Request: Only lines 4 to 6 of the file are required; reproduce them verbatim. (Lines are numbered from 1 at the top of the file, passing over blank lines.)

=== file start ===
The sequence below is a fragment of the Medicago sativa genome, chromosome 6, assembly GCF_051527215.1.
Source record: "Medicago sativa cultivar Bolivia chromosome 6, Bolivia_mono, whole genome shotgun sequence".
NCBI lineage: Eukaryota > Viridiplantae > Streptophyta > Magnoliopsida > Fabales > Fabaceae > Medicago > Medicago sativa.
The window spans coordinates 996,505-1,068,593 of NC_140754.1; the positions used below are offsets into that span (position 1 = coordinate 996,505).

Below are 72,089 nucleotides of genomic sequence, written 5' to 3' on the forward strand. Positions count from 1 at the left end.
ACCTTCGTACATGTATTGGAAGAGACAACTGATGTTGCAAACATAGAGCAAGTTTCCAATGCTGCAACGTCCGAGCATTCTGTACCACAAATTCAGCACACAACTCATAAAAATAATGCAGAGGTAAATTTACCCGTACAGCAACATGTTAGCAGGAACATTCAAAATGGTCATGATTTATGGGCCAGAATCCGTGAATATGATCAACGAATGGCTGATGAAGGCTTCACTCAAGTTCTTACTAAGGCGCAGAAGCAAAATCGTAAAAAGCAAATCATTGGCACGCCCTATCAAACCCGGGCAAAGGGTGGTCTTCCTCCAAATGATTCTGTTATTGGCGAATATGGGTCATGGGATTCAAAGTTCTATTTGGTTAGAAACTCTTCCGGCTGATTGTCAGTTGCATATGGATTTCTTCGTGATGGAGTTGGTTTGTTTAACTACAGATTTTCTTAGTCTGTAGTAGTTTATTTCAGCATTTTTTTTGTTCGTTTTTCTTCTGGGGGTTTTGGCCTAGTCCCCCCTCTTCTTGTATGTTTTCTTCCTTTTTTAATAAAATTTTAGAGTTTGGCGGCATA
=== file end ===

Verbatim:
The window spans coordinates 996,505-1,068,593 of NC_140754.1; the positions used below are offsets into that span (position 1 = coordinate 996,505).

Below are 72,089 nucleotides of genomic sequence, written 5' to 3' on the forward strand. Positions count from 1 at the left end.
ACCTTCGTACATGTATTGGAAGAGACAACTGATGTTGCAAACATAGAGCAAGTTTCCAATGCTGCAACGTCCGAGCATTCTGTACCACAAATTCAGCACACAACTCATAAAAATAATGCAGAGGTAAATTTACCCGTACAGCAACATGTTAGCAGGAACATTCAAAATGGTCATGATTTATGGGCCAGAATCCGTGAATATGATCAACGAATGGCTGATGAAGGCTTCACTCAAGTTCTTACTAAGGCGCAGAAGCAAAATCGTAAAAAGCAAATCATTGGCACGCCCTATCAAACCCGGGCAAAGGGTGGTCTTCCTCCAAATGATTCTGTTATTGGCGAATATGGGTCATGGGATTCAAAGTTCTATTTGGTTAGAAACTCTTCCGGCTGATTGTCAGTTGCATATGGATTTCTTCGTGATGGAGTTGGTTTGTTTAACTACAGATTTTCTTAGTCTGTAGTAGTTTATTTCAGCATTTTTTTTGTTCGTTTTTCTTCTGGGGGTTTTGGCCTAGTCCCCCCTCTTCTTGTATGTTTTCTTCCTTTTTTAATAAAATTTTAGAGTTTGGCGGCATA